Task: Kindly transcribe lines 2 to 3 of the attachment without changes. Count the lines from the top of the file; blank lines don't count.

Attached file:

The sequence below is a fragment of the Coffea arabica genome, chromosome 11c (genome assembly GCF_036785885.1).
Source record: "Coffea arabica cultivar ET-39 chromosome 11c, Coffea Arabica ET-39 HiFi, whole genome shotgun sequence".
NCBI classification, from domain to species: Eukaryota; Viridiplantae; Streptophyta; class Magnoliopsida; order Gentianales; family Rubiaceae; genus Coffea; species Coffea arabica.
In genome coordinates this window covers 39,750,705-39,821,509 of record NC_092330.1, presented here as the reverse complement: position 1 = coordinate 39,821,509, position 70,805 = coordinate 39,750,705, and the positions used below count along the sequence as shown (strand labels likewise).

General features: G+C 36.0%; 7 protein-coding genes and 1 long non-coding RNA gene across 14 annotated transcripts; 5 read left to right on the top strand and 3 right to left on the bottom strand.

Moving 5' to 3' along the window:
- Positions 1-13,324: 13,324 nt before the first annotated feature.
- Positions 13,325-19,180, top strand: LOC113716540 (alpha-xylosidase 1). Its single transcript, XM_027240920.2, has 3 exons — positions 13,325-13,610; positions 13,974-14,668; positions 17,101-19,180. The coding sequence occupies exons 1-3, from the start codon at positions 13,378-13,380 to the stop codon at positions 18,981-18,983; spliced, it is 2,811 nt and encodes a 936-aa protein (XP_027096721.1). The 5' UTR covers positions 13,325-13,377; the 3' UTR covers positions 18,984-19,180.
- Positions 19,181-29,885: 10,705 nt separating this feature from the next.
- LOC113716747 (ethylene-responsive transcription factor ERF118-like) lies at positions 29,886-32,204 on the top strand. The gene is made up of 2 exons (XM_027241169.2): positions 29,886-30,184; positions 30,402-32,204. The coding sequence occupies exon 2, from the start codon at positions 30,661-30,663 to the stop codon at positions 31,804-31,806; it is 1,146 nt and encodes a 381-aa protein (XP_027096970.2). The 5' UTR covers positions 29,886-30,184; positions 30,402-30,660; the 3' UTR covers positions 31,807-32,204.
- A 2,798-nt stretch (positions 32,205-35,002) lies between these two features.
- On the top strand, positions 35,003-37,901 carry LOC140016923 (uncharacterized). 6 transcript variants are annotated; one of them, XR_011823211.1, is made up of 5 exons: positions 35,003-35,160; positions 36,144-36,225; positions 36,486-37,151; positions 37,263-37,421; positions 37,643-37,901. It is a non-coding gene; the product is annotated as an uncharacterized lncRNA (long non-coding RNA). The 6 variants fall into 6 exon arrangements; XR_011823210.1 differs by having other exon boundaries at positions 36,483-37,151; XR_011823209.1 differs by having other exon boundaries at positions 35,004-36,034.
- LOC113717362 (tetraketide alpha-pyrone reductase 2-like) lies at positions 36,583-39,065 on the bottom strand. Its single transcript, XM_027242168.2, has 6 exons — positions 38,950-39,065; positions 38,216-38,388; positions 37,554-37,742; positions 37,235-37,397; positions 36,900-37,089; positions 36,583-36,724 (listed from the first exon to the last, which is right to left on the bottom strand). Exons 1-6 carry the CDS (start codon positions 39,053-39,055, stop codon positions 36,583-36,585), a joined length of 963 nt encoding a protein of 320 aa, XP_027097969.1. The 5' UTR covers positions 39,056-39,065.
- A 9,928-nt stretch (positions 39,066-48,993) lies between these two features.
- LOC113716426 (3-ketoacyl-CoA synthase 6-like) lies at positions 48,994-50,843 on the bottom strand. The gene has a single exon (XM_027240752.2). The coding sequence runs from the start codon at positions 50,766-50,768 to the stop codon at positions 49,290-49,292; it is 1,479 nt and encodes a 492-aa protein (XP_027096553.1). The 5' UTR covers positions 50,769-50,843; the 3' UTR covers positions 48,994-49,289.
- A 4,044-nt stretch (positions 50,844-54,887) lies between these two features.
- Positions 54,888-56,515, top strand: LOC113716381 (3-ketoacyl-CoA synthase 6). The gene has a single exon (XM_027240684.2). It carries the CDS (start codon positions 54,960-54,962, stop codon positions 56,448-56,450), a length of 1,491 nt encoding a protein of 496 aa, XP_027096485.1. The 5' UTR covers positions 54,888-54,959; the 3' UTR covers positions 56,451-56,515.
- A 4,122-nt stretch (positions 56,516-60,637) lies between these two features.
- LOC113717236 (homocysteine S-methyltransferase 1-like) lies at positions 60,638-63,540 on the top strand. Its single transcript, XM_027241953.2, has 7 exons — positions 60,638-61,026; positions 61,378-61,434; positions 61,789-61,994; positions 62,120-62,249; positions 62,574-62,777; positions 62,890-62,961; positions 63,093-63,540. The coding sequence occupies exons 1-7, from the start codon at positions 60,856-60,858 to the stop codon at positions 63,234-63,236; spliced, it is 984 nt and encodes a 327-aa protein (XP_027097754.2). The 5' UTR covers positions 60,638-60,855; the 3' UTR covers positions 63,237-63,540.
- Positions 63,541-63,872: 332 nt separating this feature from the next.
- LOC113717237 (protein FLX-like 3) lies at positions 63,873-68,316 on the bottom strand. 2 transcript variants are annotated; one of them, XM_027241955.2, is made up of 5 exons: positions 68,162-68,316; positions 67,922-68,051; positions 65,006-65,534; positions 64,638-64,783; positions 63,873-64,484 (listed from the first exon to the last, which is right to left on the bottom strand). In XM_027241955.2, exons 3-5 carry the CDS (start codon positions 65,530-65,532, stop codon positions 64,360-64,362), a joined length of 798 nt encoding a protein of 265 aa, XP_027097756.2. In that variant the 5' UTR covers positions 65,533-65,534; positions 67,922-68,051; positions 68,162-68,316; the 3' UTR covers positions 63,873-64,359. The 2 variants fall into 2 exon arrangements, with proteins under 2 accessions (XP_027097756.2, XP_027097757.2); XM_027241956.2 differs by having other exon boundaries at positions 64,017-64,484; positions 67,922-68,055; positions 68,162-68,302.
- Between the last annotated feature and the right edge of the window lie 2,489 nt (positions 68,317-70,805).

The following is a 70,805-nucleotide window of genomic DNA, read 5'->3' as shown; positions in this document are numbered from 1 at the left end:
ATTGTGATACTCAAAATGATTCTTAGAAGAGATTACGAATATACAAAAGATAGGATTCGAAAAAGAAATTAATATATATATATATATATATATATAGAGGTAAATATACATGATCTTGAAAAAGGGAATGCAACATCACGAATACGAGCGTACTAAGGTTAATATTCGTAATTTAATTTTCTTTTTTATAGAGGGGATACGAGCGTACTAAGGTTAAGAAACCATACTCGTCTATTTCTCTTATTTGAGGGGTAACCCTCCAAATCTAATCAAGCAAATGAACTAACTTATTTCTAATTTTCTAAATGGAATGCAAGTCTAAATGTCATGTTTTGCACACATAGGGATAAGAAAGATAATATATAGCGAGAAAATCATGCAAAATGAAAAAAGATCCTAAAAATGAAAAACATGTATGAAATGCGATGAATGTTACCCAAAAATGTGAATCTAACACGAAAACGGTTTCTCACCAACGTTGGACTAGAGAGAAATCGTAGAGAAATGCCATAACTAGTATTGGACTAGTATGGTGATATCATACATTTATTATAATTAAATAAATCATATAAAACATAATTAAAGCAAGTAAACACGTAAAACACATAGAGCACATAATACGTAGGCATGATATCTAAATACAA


Source record: "Coffea arabica cultivar ET-39 chromosome 11c, Coffea Arabica ET-39 HiFi, whole genome shotgun sequence".
NCBI classification, from domain to species: Eukaryota; Viridiplantae; Streptophyta; class Magnoliopsida; order Gentianales; family Rubiaceae; genus Coffea; species Coffea arabica.